Part of the cirrocumulus family, the cirrocumulus stratiformis refers to a type of cloud that are often described as a widespread flat veil distributed over a large portion of the sky. Because they are included in the cirrocumulus category it is an indicator that they have a wisp and coiled appearance. However, it is important to note that they are not as puffed or full as the cumulus cloud formations and they are often confused with the altocumulus formations. The stratiformis classification is another pointer regarding this formation, as the Latin name means stretched and prolonged.
What are the cirrocumulus stratiformis clouds?
In general, the cirrocumulus stratiformis configuration implies several smaller cirrocumulus clouds that are separated by rifts. Consequentially, this is the main reason why the stratiformis pattern can occupy such a large area of the sky. Even though they can easily be confused with the lower and upper cloud structures, what makes this arrangement easy to identify is that they are quite thin. What this entails is that these clouds will very rarely produce shade. In fact, they only time they show shading is when the sun’s location is very low.
How are cirrocumulus stratiformis clouds formed?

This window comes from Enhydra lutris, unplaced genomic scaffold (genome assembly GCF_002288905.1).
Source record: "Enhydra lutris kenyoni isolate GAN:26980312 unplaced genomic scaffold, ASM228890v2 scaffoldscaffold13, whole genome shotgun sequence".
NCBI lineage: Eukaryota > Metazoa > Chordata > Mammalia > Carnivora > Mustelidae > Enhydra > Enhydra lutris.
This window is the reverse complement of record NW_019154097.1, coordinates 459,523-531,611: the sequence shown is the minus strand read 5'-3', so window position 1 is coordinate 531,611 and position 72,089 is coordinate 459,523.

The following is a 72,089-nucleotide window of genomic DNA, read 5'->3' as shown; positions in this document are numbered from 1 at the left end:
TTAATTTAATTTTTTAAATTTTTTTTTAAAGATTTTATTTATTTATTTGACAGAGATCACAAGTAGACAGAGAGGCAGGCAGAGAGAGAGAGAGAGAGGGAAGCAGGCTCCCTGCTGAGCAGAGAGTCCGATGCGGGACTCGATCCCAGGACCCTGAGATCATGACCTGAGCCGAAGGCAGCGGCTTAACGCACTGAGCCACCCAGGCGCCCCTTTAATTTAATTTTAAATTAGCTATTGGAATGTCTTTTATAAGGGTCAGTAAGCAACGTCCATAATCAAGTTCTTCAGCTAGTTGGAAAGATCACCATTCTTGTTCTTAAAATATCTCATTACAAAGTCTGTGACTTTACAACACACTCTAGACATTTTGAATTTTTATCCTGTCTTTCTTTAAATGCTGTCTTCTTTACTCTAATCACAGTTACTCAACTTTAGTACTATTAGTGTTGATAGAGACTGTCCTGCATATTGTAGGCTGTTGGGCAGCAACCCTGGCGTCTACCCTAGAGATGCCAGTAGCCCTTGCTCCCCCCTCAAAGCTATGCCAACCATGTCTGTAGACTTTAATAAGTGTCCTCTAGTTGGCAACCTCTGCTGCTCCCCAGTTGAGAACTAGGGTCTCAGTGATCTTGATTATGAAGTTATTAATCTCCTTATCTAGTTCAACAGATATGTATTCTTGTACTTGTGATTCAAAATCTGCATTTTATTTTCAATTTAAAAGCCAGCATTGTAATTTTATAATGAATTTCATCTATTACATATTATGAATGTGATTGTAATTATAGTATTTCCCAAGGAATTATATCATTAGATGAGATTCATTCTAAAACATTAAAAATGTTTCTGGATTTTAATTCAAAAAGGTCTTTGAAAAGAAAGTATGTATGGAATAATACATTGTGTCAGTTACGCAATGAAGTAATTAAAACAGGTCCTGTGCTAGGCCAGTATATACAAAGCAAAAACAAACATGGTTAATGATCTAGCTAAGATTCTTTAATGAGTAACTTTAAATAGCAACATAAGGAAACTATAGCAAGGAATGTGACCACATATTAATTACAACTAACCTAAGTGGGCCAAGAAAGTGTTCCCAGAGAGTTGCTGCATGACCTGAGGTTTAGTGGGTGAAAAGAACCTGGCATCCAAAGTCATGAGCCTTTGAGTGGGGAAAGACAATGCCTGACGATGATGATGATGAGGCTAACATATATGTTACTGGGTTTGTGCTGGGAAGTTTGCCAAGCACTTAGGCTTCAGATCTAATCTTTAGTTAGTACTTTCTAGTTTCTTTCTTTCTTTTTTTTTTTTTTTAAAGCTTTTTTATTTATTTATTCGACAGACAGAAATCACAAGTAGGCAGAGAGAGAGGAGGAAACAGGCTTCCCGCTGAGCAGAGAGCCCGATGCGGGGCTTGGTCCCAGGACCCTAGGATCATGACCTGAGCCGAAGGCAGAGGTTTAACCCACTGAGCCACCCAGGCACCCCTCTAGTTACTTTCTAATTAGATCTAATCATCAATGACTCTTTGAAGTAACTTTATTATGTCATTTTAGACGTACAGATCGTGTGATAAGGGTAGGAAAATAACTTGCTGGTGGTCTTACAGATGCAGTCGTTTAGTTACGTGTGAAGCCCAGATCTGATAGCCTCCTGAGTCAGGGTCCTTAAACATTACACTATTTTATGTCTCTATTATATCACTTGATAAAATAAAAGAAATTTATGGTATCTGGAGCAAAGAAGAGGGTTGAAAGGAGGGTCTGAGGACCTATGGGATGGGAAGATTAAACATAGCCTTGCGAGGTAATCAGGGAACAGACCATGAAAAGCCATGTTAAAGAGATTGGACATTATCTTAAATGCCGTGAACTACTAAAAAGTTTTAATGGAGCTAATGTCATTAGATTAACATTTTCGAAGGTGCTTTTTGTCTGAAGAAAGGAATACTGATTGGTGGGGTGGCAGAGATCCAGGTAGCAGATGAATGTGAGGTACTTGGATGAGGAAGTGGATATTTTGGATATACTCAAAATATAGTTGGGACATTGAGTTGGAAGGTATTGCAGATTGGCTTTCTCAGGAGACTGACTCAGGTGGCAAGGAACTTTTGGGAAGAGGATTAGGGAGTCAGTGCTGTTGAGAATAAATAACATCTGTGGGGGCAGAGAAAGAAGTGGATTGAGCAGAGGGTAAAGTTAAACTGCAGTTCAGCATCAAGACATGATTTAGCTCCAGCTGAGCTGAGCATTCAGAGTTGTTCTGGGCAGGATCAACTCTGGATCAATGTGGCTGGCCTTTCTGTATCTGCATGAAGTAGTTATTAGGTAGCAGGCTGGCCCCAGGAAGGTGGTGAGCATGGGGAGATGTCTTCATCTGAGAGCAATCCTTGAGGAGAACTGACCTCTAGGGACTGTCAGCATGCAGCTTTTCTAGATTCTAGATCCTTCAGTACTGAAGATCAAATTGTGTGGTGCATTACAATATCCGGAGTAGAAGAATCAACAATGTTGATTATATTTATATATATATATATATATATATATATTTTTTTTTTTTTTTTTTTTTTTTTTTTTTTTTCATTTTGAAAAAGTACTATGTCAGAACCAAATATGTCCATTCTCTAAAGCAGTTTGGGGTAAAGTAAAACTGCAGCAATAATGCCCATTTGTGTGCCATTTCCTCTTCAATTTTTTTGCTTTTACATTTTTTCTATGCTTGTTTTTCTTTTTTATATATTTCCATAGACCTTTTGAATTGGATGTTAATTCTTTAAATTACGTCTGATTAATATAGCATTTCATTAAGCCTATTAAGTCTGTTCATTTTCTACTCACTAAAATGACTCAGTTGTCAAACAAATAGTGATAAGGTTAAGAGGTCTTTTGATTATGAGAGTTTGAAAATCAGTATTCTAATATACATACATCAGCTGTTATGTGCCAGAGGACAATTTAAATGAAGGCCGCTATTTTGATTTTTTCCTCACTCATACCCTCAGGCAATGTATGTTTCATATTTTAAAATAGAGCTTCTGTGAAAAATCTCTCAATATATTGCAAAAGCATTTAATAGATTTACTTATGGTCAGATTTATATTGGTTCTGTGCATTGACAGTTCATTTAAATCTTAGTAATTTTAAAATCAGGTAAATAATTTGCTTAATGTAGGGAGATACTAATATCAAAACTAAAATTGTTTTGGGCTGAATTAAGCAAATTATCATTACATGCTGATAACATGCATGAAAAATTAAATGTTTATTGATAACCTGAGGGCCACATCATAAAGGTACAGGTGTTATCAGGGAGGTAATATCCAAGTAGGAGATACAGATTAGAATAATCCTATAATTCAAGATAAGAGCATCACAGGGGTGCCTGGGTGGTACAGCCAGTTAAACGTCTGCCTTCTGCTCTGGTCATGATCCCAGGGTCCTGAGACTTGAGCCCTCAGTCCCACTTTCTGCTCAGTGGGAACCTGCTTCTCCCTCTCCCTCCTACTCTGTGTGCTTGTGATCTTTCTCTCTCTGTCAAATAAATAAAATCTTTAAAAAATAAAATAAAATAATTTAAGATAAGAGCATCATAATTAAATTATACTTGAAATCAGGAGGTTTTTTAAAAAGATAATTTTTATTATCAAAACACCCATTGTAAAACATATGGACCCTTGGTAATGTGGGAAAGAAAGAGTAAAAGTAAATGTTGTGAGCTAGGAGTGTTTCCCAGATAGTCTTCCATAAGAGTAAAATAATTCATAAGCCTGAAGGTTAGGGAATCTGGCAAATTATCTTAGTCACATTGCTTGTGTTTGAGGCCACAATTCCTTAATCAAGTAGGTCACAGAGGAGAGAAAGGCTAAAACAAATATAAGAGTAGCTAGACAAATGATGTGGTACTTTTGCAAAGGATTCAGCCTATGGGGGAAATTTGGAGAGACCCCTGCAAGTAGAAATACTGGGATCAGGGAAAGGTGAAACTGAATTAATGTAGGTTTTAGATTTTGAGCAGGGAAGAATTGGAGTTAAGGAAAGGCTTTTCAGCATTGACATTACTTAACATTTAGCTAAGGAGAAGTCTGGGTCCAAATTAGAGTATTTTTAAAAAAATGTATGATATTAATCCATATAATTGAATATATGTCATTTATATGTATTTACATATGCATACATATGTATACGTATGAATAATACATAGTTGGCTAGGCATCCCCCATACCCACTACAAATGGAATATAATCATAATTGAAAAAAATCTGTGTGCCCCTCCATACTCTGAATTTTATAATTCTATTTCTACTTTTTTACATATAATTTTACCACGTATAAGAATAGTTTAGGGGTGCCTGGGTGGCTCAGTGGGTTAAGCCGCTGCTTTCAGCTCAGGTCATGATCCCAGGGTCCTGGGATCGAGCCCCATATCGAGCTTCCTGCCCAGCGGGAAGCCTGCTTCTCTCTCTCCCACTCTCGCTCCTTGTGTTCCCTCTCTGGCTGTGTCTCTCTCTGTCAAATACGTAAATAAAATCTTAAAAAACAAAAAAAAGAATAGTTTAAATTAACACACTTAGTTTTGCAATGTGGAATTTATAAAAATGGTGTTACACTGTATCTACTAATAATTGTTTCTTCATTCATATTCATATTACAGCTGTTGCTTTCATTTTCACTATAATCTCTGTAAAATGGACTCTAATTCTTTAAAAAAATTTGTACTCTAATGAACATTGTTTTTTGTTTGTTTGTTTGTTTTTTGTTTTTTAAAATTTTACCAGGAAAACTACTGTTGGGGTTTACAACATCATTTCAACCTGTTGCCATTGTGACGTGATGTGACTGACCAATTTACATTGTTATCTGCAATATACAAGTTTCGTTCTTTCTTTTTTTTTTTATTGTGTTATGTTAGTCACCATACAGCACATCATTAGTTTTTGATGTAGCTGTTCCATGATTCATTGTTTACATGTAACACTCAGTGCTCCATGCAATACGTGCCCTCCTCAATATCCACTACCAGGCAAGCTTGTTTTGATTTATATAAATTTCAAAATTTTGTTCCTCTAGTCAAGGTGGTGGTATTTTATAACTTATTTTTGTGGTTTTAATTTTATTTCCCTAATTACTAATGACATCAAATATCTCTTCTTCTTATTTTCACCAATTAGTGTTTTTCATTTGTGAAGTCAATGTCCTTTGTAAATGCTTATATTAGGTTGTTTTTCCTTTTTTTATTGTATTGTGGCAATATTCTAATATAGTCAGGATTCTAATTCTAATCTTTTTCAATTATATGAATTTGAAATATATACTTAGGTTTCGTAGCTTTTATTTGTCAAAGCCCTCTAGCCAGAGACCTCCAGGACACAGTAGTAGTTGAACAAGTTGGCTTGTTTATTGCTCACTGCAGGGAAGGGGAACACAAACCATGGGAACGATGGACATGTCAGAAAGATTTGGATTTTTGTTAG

These cloud patterns are usually the result of the convection process, meaning that their development depends on heat transfer. Similar to all subcategories of the cirrocumulus clouds, the stratiformis structures incorporate a certain amount of water vapors that are overcooled once they reach an altitude of over six thousand feet. There, the atmospheric conditions that include high humidity along with shifting winds are the main reason for their shape.
Because the temperature at that altitude is usually below zero degrees Celsius, the water vapors become solid and take the shape of ice crystals. Depending on how much moisture they contain, sometimes the cirrocumulus clouds ensure the transition to the cirrostratus clouds.
How common are cirrocumulus stratiformis clouds?
This cloud pattern is very common and they can be seen across the globe. However, considering that they need cold atmospheric air fronts in order to take their shape, they are more common during late autumn, winter and early spring. In case you observe such a cloud in winter, then you will be glad to learn that it is an indicator of fair, but also chilly weather. On the other hand, in the tropical regions, the formation of these clouds in the sky can sometimes by a sign of an impending hurricane.
Where can I see cirrocumulus stratiformis clouds?
Since the conditions for their formation can be found basically anywhere on the planet, it is important to note that they have a worldwide distribution. The most common time of the year when they have all the necessary criteria to take shape is in winter. However, considering the global climatic changes the planet has experienced the past ten years, they can also develop in late fall or in March. Other than that, they can be seen on continents such as:
- North America
- South America